Access intimacy is that elusive, hard to describe feeling when someone else “gets” your access needs. Together, we share a kind of access intimacy that is ground-level, with no need for explanations. Instantly, we can hold the weight, emotion, logistics, isolation, trauma, fear, anxiety and pain of access. I don’t have to justify and we are able to start from a place of steel vulnerability.

Access intimacy goes beyond and beneath the overrepresented (yet largely overlooked) idea of accessibility that focuses on equality and inclusion, on altering the physical architecture and the logistics to squeeze disabled people into the ableist world. Access intimacy is felt as an interpersonal relationship. In Mingus’ radical imagination of accessibility, it cannot be quantified formulaically but rather circulates as affects, connection, and vulnerability, permeating even and especially when everything is not 100% accessible.

In a similar vein, and with regards to the night club in particular, Gotkin himself defines meaningful accessibility as “not merely pragmatic but transcendent.” His essay “Crip Club Vibes: Technologies of New Nightlife” demands a creative exploring and remaking of nightlife technologies — “our clothing, our intoxications, our sounds, our artwork” — to reimagine how to share and create space from the cultural and aesthetic force of disability. Put it differently, it is not enough that disabled people can physically get into the club, but the culture and the aesthetics of the club have to be grounded in and for disabled folks. Herman’s dancing can be seen as, in Gotkin’s words, a “[refusal of] the audism of nightlife spaces,” “transmut[ing] the vibrations into a sighted and perhaps haptic experience.” Relative attempts to explore other senses other than hearing, not as a pragmatic form of inclusion (e.g., transcribing and projecting lyrics for Deaf clubgoers), but as a different route toward transcendence, towards losing one’s individuality into the collectivity.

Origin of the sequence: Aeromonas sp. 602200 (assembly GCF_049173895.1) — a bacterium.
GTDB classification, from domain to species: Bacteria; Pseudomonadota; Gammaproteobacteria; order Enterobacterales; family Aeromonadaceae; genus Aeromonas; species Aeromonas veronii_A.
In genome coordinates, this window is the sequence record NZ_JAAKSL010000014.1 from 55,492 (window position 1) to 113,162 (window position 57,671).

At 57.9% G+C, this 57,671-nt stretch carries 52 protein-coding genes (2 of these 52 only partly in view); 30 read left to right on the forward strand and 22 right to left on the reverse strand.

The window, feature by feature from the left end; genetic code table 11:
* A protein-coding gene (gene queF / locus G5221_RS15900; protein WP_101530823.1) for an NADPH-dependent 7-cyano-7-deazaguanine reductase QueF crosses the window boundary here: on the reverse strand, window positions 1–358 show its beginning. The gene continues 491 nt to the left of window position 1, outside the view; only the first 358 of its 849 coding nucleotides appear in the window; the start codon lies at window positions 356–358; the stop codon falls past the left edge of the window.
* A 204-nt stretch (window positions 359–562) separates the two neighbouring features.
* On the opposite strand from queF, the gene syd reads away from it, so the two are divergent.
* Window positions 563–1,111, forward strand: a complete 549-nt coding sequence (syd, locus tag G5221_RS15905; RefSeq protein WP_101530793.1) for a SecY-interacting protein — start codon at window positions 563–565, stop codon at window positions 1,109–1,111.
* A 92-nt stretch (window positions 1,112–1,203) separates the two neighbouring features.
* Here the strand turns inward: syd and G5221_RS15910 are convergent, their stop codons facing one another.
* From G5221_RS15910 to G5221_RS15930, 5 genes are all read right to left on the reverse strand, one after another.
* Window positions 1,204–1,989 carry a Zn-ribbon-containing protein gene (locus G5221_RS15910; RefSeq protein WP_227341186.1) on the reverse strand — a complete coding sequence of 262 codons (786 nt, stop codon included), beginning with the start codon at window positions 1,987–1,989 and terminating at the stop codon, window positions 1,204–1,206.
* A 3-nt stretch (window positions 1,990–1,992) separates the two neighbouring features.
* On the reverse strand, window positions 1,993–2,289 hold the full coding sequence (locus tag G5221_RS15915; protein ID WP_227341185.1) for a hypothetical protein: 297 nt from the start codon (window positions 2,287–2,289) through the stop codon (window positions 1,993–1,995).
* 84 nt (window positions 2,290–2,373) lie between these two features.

Photo: Mengwen Cao

It is important to note that Relative does not happen in isolation, but further mounts on the existing work of the festival to bring about the feeling of access intimacy. For instance, my uneventful, repetitive, and ritualistic pre-performance choreography of picking up tickets and waiting for the house to open is profoundly disrupted by the temporary structures of care that I have never encountered in this venue. The staff not only greets me with a program note, but also directs me to where I can inquire about my accessibility needs, or where I can get a refund for my traveling expenses to this already donation-based festival ($0-$25), or where I can rest in the quiet room at any time without worrying about disturbing the performances. This evening makes me realize how the many visibly disabled bodies here (and certainly many other not-so-visibly disabled bodies) are conspicuously absent in the other programs at Performance Space, which treats accessibility as a secondary, if not a tertiary matter.